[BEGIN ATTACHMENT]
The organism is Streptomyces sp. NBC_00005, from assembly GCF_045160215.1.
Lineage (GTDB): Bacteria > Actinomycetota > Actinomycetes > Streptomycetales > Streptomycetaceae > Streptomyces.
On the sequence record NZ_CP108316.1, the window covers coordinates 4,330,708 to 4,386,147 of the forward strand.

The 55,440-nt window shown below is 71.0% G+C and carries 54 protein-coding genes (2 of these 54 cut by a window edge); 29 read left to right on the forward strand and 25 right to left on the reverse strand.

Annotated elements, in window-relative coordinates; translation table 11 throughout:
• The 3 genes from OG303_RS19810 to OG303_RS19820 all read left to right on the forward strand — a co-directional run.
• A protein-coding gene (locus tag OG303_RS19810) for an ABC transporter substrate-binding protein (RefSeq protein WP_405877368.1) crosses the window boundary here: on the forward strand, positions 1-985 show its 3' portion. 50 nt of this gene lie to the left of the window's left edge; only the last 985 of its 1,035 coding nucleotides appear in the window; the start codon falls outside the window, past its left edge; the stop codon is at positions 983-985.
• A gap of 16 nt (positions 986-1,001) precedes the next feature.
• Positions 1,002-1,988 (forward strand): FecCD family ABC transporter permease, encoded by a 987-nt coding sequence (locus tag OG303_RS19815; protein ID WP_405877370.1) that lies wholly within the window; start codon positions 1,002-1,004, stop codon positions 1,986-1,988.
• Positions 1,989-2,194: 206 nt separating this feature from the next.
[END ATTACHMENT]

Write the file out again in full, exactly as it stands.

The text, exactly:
The organism is Streptomyces sp. NBC_00005, from assembly GCF_045160215.1.
Lineage (GTDB): Bacteria > Actinomycetota > Actinomycetes > Streptomycetales > Streptomycetaceae > Streptomyces.
On the sequence record NZ_CP108316.1, the window covers coordinates 4,330,708 to 4,386,147 of the forward strand.

The 55,440-nt window shown below is 71.0% G+C and carries 54 protein-coding genes (2 of these 54 cut by a window edge); 29 read left to right on the forward strand and 25 right to left on the reverse strand.

Annotated elements, in window-relative coordinates; translation table 11 throughout:
• The 3 genes from OG303_RS19810 to OG303_RS19820 all read left to right on the forward strand — a co-directional run.
• A protein-coding gene (locus tag OG303_RS19810) for an ABC transporter substrate-binding protein (RefSeq protein WP_405877368.1) crosses the window boundary here: on the forward strand, positions 1-985 show its 3' portion. 50 nt of this gene lie to the left of the window's left edge; only the last 985 of its 1,035 coding nucleotides appear in the window; the start codon falls outside the window, past its left edge; the stop codon is at positions 983-985.
• A gap of 16 nt (positions 986-1,001) precedes the next feature.
• Positions 1,002-1,988 (forward strand): FecCD family ABC transporter permease, encoded by a 987-nt coding sequence (locus tag OG303_RS19815; protein ID WP_405877370.1) that lies wholly within the window; start codon positions 1,002-1,004, stop codon positions 1,986-1,988.
• Positions 1,989-2,194: 206 nt separating this feature from the next.